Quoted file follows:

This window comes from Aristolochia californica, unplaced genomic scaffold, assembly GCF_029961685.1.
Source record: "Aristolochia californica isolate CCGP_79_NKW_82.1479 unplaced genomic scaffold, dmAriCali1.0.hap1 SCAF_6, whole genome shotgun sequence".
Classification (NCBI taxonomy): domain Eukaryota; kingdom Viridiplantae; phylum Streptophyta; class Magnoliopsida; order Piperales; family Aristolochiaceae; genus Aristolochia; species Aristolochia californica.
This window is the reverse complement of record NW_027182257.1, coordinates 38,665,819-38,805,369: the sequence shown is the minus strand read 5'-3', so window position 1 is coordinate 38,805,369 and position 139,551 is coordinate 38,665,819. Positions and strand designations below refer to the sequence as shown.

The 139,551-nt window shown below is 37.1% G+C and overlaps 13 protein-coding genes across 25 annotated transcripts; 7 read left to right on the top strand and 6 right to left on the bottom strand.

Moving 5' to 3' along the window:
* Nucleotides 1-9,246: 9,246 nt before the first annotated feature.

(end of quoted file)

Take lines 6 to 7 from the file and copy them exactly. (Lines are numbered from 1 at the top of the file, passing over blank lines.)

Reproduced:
Moving 5' to 3' along the window:
* Nucleotides 1-9,246: 9,246 nt before the first annotated feature.